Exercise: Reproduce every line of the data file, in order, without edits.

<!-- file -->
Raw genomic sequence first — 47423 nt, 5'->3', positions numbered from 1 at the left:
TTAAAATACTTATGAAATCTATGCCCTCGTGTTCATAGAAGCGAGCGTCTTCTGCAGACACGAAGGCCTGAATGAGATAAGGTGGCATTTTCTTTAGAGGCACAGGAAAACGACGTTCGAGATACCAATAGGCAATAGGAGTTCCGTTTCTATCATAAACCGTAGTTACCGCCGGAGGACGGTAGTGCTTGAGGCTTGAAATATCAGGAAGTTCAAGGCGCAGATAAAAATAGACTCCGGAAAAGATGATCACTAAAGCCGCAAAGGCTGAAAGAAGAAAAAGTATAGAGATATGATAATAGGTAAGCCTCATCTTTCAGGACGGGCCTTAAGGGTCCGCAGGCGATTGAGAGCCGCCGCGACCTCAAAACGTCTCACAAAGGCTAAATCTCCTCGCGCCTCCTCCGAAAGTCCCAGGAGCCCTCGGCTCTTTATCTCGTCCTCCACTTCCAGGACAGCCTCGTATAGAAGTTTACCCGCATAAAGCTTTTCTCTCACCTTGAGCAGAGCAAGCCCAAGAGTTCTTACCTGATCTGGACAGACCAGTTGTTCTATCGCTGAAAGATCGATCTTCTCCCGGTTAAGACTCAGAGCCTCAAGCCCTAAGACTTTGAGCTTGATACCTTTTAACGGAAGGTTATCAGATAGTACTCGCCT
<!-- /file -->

Raw genomic sequence first — 47423 nt, 5'->3', positions numbered from 1 at the left:
TTAAAATACTTATGAAATCTATGCCCTCGTGTTCATAGAAGCGAGCGTCTTCTGCAGACACGAAGGCCTGAATGAGATAAGGTGGCATTTTCTTTAGAGGCACAGGAAAACGACGTTCGAGATACCAATAGGCAATAGGAGTTCCGTTTCTATCATAAACCGTAGTTACCGCCGGAGGACGGTAGTGCTTGAGGCTTGAAATATCAGGAAGTTCAAGGCGCAGATAAAAATAGACTCCGGAAAAGATGATCACTAAAGCCGCAAAGGCTGAAAGAAGAAAAAGTATAGAGATATGATAATAGGTAAGCCTCATCTTTCAGGACGGGCCTTAAGGGTCCGCAGGCGATTGAGAGCCGCCGCGACCTCAAAACGTCTCACAAAGGCTAAATCTCCTCGCGCCTCCTCCGAAAGTCCCAGGAGCCCTCGGCTCTTTATCTCGTCCTCCACTTCCAGGACAGCCTCGTATAGAAGTTTACCCGCATAAAGCTTTTCTCTCACCTTGAGCAGAGCAAGCCCAAGAGTTCTTACCTGATCTGGACAGACCAGTTGTTCTATCGCTGAAAGATCGATCTTCTCCCGGTTAAGACTCAGAGCCTCAAGCCCTAAGACTTTGAGCTTGATACCTTTTAACGGAAGGTTATCAGATAGTACTCGCCT